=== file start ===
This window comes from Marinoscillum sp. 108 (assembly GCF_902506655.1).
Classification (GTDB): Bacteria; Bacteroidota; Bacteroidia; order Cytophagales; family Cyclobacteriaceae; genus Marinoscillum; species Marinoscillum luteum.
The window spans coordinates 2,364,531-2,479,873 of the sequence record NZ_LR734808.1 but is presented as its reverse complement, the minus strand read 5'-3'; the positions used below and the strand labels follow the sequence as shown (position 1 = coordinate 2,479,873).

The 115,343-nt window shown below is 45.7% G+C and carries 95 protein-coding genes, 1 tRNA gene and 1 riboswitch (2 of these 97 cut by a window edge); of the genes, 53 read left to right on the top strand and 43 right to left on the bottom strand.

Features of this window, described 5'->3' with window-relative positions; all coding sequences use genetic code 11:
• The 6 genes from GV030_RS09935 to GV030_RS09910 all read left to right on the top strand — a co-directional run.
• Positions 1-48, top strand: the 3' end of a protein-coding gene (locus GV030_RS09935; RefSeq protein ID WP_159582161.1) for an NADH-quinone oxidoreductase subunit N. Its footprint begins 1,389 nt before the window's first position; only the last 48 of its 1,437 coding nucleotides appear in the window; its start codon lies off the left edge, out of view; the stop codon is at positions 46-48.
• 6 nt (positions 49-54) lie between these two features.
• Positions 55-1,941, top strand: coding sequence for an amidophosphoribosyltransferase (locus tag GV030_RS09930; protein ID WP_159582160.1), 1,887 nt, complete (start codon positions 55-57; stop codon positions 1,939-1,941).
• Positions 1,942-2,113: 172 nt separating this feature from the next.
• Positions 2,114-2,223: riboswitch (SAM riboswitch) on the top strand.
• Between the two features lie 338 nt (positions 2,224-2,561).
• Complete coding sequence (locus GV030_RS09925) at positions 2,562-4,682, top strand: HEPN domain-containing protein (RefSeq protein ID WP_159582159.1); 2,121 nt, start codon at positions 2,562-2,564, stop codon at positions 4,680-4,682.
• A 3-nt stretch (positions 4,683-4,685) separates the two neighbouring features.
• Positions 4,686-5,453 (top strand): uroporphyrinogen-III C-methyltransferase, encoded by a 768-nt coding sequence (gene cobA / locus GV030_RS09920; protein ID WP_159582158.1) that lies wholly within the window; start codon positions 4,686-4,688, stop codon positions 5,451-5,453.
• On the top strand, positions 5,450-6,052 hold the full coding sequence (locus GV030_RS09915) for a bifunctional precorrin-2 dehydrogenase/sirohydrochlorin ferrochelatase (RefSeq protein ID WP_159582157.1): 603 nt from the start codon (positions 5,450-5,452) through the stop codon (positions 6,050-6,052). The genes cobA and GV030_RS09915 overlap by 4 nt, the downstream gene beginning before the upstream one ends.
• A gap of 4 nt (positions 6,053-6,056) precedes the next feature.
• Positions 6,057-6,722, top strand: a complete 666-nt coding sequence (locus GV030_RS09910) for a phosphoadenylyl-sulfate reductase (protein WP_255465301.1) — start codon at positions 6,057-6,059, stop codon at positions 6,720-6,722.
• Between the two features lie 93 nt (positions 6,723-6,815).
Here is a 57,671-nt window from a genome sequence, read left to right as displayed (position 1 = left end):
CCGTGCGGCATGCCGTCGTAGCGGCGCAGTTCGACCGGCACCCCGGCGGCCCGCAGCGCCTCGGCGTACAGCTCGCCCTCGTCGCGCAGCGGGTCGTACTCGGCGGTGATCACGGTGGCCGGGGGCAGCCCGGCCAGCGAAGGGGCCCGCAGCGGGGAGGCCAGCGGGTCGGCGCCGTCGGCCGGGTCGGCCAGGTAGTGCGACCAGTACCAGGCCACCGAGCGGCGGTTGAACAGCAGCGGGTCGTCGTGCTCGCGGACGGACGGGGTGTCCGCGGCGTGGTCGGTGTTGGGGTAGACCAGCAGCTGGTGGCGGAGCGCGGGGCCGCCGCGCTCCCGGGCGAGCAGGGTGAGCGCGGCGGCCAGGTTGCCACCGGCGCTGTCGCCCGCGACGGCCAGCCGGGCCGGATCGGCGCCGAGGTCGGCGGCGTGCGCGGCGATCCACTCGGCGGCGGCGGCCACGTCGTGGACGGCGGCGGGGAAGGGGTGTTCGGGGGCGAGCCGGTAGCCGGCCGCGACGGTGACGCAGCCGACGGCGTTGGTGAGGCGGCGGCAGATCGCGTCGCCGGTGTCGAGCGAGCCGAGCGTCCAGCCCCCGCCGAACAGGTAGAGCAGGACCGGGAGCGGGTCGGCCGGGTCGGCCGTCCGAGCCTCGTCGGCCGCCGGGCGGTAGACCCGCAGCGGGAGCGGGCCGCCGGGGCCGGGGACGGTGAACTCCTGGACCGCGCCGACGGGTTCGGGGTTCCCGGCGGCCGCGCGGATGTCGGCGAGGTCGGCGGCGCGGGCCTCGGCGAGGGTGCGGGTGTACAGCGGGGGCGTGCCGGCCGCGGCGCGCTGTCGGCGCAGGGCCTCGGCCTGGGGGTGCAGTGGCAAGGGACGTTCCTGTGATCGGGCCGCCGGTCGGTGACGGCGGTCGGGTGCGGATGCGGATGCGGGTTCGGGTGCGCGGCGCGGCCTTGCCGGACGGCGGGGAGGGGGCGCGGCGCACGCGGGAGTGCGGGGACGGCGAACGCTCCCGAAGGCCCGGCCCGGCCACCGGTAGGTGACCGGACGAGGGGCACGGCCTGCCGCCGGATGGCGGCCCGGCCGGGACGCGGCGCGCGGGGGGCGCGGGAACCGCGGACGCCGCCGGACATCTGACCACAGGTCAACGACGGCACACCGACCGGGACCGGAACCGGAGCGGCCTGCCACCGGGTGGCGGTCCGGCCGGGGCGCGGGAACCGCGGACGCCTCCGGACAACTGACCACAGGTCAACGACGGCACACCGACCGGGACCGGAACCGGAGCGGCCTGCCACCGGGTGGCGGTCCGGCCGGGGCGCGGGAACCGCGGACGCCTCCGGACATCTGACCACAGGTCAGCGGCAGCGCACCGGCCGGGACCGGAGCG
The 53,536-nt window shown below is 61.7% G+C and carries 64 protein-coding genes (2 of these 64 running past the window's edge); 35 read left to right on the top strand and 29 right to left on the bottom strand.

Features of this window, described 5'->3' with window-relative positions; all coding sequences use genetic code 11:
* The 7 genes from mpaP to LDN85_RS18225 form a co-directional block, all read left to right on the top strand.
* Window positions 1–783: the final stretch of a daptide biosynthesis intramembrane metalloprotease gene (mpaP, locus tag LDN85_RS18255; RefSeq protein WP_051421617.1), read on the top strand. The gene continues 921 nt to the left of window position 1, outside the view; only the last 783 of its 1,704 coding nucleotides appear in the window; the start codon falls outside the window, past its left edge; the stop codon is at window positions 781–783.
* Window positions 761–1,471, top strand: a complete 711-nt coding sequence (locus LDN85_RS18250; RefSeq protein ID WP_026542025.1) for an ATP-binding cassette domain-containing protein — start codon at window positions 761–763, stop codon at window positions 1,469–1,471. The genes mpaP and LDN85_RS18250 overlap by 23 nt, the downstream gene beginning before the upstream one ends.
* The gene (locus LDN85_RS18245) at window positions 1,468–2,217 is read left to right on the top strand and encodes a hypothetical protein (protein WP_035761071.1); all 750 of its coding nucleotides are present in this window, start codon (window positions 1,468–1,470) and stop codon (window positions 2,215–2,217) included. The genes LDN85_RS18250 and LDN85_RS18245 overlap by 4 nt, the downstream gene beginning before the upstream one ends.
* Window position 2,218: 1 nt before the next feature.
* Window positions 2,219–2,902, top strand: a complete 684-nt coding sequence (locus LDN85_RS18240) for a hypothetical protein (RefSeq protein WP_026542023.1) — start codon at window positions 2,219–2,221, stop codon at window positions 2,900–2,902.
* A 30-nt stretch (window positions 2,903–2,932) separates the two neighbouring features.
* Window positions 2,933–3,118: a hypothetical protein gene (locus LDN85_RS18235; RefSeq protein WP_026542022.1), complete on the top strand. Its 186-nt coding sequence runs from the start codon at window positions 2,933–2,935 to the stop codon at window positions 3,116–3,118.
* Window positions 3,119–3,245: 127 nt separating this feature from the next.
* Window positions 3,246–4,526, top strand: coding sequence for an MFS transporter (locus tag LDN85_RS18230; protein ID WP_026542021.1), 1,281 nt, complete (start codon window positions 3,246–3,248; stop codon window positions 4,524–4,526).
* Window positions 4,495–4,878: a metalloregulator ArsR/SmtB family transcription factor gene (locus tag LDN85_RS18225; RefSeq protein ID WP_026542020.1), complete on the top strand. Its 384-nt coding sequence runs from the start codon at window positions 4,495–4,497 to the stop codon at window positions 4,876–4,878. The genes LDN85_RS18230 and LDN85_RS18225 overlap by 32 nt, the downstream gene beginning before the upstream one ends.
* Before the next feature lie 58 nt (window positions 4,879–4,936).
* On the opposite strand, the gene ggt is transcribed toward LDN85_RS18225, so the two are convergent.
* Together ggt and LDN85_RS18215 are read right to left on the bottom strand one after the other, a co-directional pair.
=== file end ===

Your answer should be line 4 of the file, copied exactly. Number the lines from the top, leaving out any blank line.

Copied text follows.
The 115,343-nt window shown below is 45.7% G+C and carries 95 protein-coding genes, 1 tRNA gene and 1 riboswitch (2 of these 97 cut by a window edge); of the genes, 53 read left to right on the top strand and 43 right to left on the bottom strand.